I’m on a field trip with several classes of middle school students. We are attending a local theatre to watch a live performance. One boy, in particular, is concerning me. He misbehaves regularly and needs constant monitoring. I rotate between the balcony and the main floor keeping an eye on students and come upon the boy in question in the midst of a fist fight. I pull him off and give him a time out and go in search of the vice-prinicipal, who is also on the trip. None of the other adults are in sight and I find them in the lounge, enjoying their time off from normal duties. Disgusted, I rush back to find my little problem has snuck away.
I awake from this dream feeling angry and exhausted. “Am I the only responsible one?” is the thought running through my head.
Recording my dreams, and working with their messages, has been a practice of mine for some thirty plus years. One way to approach dream interpretation is by considering the story from another point of view.
We’re on this stupid field trip to see a sissy play, and I get seated next to the most annoying kid, and well, he pushes my buttons, so I hit him, and before you know it, Mrs. K comes along and ushers me out of the room and tells me to sit tight.
Mrs. K’s alright but she gets all officious like this sometimes. I am sorry to upset her, and I plan to sit like she tells me, but as soon as she’s out of sight, I spot the exit, and well – who can blame me – I’m outta there. I got better things to do than sit through some dumb play.
There is much about this kid that I recognize in myself. I was quick-tempered in my youth, and known to throw a few punches. I spent considerable time in the hall for misbehaving. I was also known to “skip out” often. Even as an adult, I would rather go off on my own than attend boring conference sessions.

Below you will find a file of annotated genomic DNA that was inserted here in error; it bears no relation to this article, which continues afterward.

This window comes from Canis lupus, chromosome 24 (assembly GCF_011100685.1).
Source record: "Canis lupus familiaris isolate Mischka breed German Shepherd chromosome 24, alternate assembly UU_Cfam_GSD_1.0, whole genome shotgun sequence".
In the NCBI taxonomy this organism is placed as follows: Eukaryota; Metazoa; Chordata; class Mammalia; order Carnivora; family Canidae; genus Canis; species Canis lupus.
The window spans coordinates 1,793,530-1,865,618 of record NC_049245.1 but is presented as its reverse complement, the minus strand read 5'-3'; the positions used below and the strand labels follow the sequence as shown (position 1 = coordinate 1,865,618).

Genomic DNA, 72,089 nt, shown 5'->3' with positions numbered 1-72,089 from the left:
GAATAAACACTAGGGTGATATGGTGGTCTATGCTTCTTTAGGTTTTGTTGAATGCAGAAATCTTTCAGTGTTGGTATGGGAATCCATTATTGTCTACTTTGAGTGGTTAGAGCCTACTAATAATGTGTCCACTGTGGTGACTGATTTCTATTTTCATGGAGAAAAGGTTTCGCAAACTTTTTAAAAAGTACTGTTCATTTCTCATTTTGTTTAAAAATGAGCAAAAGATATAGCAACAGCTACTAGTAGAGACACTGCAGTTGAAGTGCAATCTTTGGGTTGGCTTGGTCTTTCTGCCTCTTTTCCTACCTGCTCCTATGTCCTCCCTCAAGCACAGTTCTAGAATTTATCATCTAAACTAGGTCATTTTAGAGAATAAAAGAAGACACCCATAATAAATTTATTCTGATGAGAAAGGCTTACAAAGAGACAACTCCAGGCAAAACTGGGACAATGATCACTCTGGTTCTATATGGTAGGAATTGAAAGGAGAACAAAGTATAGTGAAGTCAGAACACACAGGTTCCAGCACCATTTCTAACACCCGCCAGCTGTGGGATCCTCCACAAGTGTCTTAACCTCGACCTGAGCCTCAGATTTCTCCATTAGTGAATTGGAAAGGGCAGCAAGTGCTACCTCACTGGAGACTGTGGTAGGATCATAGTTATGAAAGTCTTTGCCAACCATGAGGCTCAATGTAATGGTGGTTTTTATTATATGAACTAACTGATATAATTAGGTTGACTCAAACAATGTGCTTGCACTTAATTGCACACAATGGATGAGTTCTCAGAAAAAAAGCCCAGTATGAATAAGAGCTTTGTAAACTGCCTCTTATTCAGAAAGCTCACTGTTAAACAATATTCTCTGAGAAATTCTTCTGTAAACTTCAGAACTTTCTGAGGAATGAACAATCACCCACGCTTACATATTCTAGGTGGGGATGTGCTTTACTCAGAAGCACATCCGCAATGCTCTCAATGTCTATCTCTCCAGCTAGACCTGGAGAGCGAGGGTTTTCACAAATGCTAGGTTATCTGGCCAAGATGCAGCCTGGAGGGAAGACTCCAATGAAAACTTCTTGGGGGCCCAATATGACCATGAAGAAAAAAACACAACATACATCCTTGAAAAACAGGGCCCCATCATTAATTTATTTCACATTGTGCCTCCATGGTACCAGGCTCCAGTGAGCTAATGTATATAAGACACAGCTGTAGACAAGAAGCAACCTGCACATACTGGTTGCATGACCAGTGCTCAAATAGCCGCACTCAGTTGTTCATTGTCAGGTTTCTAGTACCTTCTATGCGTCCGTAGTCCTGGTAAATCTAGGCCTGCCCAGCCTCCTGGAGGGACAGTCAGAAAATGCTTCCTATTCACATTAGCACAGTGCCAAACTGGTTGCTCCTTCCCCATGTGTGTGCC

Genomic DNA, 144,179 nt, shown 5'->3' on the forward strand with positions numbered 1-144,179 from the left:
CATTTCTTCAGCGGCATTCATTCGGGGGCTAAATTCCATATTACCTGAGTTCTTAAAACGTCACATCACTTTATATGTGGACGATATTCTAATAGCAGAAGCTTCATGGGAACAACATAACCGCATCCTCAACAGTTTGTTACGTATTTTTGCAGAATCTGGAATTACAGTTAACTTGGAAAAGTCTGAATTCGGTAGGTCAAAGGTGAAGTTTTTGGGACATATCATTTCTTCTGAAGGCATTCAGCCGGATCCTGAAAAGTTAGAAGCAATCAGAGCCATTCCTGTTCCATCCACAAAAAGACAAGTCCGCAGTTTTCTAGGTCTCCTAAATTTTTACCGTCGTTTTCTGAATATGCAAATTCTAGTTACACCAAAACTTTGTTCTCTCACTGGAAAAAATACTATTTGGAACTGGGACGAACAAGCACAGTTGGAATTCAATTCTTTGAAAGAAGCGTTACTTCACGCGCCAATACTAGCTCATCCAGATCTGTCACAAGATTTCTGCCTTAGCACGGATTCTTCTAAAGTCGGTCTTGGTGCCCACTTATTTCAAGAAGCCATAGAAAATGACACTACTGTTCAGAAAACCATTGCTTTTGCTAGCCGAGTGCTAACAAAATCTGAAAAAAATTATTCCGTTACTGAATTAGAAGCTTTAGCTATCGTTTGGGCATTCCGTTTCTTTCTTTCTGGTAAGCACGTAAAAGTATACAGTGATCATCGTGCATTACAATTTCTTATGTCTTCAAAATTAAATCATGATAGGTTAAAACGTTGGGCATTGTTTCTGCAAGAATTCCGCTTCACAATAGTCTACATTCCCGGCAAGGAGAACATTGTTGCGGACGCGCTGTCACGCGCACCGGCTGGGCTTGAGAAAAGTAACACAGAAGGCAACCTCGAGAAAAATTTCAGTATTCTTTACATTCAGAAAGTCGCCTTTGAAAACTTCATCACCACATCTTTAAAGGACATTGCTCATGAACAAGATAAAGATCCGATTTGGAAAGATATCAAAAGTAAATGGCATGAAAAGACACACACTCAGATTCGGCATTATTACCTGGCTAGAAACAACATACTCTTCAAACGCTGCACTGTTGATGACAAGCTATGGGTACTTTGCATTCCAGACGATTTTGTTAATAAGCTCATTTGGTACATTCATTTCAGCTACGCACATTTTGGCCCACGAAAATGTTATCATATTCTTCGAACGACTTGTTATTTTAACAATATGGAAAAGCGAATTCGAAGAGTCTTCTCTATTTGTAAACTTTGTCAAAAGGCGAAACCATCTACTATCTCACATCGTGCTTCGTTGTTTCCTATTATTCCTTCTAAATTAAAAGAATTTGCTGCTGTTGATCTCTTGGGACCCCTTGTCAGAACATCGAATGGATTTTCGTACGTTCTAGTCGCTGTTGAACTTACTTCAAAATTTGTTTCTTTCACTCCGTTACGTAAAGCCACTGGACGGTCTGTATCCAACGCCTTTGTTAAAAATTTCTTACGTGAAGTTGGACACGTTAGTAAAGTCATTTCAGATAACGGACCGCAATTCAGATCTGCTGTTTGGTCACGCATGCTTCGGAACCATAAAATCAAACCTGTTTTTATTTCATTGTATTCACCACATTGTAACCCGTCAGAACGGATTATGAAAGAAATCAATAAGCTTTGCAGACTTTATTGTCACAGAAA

So how does this relate to my life now? What part of me is feeling solely responsible, and what part is feeling like that-out-of control kid?
Dreams invite us to view ourselves honestly, by presenting current issues in story form. They help us formulate questions about our current life situations. While the messages are layered, any interpretation that inspires growth is a good place to aim.
The rewrite of the dream draws to my attention two opposing parts of self. What is missing is a middle ground. That might be represented by the colleagues, who have taken a more relaxed approach. In the dream, I find my peers in the lounge and make a snap judgment, walking away in disgust instead of voicing my need and asking for help.
I can imagine that from their point of view, anyone of them, realizing what was happening, would offer a hand.
In shifting point of view, I become aware of an old familiar pattern surfacing: “I’m the only one who is responsible; I’ll have to do it all myself.”
A little less self-righteousness and a little more asking for what I need is called for, it seems.
(V.J.’s challenge of the week is point of view.)